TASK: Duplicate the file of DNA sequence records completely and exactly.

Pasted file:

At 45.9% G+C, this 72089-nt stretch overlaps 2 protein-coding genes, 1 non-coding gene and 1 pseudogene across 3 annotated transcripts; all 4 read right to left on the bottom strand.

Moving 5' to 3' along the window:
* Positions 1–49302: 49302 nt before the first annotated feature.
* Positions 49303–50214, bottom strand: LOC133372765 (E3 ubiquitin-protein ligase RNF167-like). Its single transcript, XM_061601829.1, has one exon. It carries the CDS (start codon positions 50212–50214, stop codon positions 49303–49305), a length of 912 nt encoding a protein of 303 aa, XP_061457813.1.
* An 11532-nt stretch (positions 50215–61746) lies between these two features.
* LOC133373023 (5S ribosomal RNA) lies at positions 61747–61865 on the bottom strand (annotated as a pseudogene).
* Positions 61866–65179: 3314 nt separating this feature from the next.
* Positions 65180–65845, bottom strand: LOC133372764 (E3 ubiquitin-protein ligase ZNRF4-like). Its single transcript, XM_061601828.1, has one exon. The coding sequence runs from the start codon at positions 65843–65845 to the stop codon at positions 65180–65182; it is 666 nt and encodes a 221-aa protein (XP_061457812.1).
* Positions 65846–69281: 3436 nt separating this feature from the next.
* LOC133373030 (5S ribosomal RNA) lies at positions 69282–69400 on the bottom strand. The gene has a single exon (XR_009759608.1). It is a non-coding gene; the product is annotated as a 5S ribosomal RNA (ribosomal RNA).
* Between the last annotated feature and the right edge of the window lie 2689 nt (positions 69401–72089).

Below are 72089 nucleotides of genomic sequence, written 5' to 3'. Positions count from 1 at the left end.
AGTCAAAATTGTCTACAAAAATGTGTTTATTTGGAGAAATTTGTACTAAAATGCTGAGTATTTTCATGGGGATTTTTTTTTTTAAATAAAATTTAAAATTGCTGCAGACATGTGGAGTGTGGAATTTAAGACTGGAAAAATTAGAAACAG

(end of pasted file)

At 45.9% G+C, this 72089-nt stretch overlaps 2 protein-coding genes, 1 non-coding gene and 1 pseudogene across 3 annotated transcripts; all 4 read right to left on the bottom strand.

Moving 5' to 3' along the window:
* Positions 1–49302: 49302 nt before the first annotated feature.
* Positions 49303–50214, bottom strand: LOC133372765 (E3 ubiquitin-protein ligase RNF167-like). Its single transcript, XM_061601829.1, has one exon. It carries the CDS (start codon positions 50212–50214, stop codon positions 49303–49305), a length of 912 nt encoding a protein of 303 aa, XP_061457813.1.
* An 11532-nt stretch (positions 50215–61746) lies between these two features.
* LOC133373023 (5S ribosomal RNA) lies at positions 61747–61865 on the bottom strand (annotated as a pseudogene).
* Positions 61866–65179: 3314 nt separating this feature from the next.
* Positions 65180–65845, bottom strand: LOC133372764 (E3 ubiquitin-protein ligase ZNRF4-like). Its single transcript, XM_061601828.1, has one exon. The coding sequence runs from the start codon at positions 65843–65845 to the stop codon at positions 65180–65182; it is 666 nt and encodes a 221-aa protein (XP_061457812.1).
* Positions 65846–69281: 3436 nt separating this feature from the next.
* LOC133373030 (5S ribosomal RNA) lies at positions 69282–69400 on the bottom strand. The gene has a single exon (XR_009759608.1). It is a non-coding gene; the product is annotated as a 5S ribosomal RNA (ribosomal RNA).
* Between the last annotated feature and the right edge of the window lie 2689 nt (positions 69401–72089).

Below are 72089 nucleotides of genomic sequence, written 5' to 3'. Positions count from 1 at the left end.
AGTCAAAATTGTCTACAAAAATGTGTTTATTTGGAGAAATTTGTACTAAAATGCTGAGTATTTTCATGGGGATTTTTTTTTTTAAATAAAATTTAAAATTGCTGCAGACATGTGGAGTGTGGAATTTAAGACTGGAAAAATTAGAAACAG